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Epic Training: Week 15

Oscar Foulkes December 19, 2016 Cape Epic No comments
My Cape Epic training programme – as it is for every other rider – is a tangible, daily connection with the event. However, other than watching Epic videos on YouTube, or going onto the Epic website, that’s as close it’s going to get until registration on 18 March.

Over the long weekend, and extending to Monday, I attended the Daisyway Cape Epic Boot Camp, which got 30-odd riders up close and personal with some of the biggest mountains we’re likely to ride on and over. Apart from the technical stuff we learnt, it was great to connect with other people who are on the same journey.

I have referred to the need for the 50% extra distance and climbing involved in Cape Epic stages to become the new normal. The activities this weekend opened the door to that, by enabling us to experience elements of Cape Epic in bite-sized pieces.

We rode in Caledon, Greyton and Grabouw, guided by Daisyway’s expert riders and selected affiliates, with mechanical guidance from Erica’s husband Spook (and 12-year-old son Tim). I truly couldn’t recommend them highly enough for riders at all levels of commitment to mountain biking.

While on the subject of recommendations, we stayed at Trail’s End Bike Hotel, which was a great base for our training activities.

We had some fun on singletrack sections, but my highlight was the ride up Groenlandberg. When we started the approach, we had already climbed 400m in the first 14km of the day’s riding. The actual Groenlandberg climb was another 9.7km, with 570m in elevation gained, and the views from the top were nothing short of spectacular. Apart from the adjacent valleys (Elgin and Villiersdorp), we could see all the way to False Bay, as well as the ocean near Hermanus.

The descent from Groenlandberg is fast, with numerous rocky sections (perfect terrain for a Yeti, by the way), and a secondary climb that took us up another 300m.

The biggest thing I learnt this weekend was about pace, which you may have gathered has been a concern, particularly with respect to my breathing difficulties at elevated heart rates. Erica and her team kept stressing the need to take it easy, mostly riding in heart rate zones two and three. Everyone is different, but it seemed as if other riders were generally in zone two when I was in zone three. At this level my breathing is impaired, but not in the alarming way it is in zone four.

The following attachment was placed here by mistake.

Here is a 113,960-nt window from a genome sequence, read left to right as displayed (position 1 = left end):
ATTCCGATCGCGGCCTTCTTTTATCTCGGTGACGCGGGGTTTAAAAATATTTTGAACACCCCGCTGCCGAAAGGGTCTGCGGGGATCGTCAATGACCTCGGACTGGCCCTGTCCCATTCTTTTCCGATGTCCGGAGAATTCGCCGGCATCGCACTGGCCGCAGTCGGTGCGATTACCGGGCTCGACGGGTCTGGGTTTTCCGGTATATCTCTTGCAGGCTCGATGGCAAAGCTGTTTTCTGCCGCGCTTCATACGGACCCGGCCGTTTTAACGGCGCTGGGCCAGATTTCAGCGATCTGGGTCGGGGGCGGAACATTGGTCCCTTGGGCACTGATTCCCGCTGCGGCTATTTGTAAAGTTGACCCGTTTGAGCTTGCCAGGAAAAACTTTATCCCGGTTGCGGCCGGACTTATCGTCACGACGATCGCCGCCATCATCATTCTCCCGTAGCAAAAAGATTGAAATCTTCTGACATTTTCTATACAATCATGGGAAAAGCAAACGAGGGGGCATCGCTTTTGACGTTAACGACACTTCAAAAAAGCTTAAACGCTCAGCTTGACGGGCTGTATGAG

Piet and I rode the last two days with strict top-end limits to my heart rate, and found that we climbed fast enough. If that’s what it takes to finish Epic, I’ll take it. I was pleased to set my mind at rest on this subject.

“Conquering as one” is a major theme of Cape Epic. Yes, it’s about each rider’s internal battle, especially when mechanicals or extreme fatigue threaten to end the race. But it’s also about the partner.

Piet and my Epic journey nearly ended at lunch of the first day of the boot camp, when he had pre-ordered me a Caesar salad (imagine that after riding for six hours). It’s a nutrition fail on a par with him willfully pushing me off my bike. But then I had a wardrobe malfunction on day four, by wearing kit with the branding of one of his competitors. Our partnership survived both infractions.

He’s a stronger rider than I am, which is theoretically the incorrect balance. However, I think it’s been relevant to my recovery from radiotherapy that the gap is as big as it is. Perhaps, if I had a partner who is more evenly matched, I may not have made the same kind of effort. Regardless of the difference in strength and fitness, Piet has been nothing but supportive and encouraging.

Whatever happens from this point, I’ve returned from the boot camp feeling great. It’s a far cry from the weeks during and after my treatment. I am so very grateful to feel this way.


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